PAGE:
African American women who work full time, year round are typically paid $19,399 less per year than their white male counterparts. This means African American women have to work nearly 19 months — until almost the end of July — to make as much as white men did in the previous year alone. That makes today African American women’s equal pay day — the day that African American women are finally catching up to white men’s pay, 208 days into the year.

Here are four key facts you need to know:

  • African American women typically make just 64 cents for every dollar white men make.
  • Based on today’s wage gap, over the course of a 40-year career, African American women would typically lose nearly $776,000 to the wage gap — this means African American women would have to work almost 63 years to earn what white men earn in 40 years.
  • The wage gap persists across occupations and even in low-wage occupations that typically pay $10.50 per hour or less, African American women still experience a wage gap, making only 73 cents for every dollar white men make.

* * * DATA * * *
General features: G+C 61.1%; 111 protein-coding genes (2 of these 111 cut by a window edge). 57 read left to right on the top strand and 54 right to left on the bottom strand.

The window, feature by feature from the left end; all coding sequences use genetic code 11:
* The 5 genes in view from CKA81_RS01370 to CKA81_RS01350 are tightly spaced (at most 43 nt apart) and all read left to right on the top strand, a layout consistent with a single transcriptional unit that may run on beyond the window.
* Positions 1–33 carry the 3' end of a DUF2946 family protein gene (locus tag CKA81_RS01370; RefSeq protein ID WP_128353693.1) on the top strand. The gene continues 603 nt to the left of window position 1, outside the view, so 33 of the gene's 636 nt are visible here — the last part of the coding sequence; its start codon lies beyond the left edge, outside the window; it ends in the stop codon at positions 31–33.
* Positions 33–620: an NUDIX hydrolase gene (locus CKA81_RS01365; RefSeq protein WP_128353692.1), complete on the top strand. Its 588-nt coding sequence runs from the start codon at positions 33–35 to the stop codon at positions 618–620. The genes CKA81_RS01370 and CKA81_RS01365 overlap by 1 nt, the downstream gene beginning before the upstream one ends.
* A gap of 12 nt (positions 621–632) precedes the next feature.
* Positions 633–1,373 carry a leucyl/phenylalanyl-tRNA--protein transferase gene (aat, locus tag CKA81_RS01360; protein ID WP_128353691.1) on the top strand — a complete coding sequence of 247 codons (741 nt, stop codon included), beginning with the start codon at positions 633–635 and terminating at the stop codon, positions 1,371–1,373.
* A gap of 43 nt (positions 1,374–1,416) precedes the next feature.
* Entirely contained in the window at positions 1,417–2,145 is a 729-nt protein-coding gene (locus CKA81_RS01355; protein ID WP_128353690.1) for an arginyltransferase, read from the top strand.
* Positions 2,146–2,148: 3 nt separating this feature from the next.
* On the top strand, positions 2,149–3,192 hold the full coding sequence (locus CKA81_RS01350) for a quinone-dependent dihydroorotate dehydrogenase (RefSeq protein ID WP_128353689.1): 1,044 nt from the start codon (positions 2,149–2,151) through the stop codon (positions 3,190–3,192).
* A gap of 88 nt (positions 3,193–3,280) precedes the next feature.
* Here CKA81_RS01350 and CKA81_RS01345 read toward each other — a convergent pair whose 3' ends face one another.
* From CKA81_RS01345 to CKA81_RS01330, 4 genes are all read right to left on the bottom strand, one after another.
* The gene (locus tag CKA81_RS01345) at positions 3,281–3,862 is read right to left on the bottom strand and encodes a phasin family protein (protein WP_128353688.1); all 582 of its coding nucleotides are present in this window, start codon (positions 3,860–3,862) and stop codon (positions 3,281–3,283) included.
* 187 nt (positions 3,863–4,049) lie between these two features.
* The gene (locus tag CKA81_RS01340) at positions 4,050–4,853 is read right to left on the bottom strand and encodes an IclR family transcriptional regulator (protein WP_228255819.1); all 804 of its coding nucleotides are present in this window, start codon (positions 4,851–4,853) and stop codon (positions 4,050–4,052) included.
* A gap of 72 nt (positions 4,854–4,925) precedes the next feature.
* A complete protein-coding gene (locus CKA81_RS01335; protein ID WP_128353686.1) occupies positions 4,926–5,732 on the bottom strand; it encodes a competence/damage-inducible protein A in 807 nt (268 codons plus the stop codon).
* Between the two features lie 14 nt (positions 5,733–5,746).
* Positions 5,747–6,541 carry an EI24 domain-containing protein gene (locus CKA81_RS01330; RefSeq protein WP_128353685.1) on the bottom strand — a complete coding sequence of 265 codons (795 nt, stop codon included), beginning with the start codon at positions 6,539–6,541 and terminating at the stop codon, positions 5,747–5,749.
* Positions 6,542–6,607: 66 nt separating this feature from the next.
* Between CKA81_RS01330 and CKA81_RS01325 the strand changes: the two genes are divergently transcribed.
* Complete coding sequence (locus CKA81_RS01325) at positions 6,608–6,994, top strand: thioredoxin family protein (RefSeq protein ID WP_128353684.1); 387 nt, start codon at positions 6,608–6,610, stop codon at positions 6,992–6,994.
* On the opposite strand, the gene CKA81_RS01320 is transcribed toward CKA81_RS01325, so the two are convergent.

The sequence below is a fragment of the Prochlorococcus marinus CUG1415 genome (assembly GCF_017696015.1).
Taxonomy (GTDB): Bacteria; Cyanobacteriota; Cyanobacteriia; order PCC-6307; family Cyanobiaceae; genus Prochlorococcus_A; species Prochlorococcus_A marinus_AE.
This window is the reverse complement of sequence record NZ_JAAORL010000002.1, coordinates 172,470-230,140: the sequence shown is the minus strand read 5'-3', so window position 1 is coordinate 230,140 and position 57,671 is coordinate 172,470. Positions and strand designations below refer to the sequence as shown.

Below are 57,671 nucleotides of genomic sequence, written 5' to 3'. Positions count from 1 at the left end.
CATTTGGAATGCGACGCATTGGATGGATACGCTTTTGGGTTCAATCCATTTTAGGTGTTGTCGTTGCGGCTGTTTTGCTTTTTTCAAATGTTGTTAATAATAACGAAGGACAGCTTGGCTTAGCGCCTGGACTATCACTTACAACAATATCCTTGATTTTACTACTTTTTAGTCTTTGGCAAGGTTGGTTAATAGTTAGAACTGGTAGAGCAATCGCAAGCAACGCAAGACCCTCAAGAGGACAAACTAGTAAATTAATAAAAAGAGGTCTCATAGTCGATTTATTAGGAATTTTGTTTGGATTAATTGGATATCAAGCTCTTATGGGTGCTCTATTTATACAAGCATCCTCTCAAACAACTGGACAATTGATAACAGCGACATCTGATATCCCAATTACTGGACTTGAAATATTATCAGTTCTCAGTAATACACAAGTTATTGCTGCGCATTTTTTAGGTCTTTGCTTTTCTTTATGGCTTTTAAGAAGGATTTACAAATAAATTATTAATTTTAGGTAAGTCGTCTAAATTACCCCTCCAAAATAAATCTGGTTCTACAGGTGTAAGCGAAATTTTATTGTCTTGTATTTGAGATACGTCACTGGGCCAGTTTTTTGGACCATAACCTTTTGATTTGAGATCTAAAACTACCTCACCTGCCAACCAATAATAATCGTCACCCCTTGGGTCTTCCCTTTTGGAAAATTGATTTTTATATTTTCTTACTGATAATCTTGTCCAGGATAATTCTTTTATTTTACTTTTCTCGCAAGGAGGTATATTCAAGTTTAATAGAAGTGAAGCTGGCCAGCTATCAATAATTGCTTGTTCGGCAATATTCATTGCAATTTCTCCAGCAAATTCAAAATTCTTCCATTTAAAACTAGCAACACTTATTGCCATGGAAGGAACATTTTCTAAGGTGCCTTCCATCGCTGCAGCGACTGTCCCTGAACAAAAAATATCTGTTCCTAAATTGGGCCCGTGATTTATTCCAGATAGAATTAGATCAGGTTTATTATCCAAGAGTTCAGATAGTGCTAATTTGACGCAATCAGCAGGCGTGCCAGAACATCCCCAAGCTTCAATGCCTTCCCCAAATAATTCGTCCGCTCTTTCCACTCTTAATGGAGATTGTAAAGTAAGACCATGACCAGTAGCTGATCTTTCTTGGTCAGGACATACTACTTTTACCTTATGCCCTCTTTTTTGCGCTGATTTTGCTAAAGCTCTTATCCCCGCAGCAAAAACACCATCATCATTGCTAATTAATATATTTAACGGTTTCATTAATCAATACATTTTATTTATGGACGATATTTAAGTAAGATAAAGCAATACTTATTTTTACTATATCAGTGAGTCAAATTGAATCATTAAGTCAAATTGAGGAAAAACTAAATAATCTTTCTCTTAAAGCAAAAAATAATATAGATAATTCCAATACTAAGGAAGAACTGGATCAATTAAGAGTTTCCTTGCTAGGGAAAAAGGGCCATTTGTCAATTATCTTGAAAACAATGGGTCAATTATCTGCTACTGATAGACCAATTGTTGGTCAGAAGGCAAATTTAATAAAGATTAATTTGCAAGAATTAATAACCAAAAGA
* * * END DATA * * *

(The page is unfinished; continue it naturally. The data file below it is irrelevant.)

• African American women with high levels of education still experience a wage gap — African American women with only a bachelor’s degree typically make $45,000 per year — only about $2,630 more than white men with only a high school degree ($1.06 for every dollar).

African American Women's Wage Equality by Educational Attainment

Notes: All figures are for full time, year round workers. Figures for whites exclude Hispanics.

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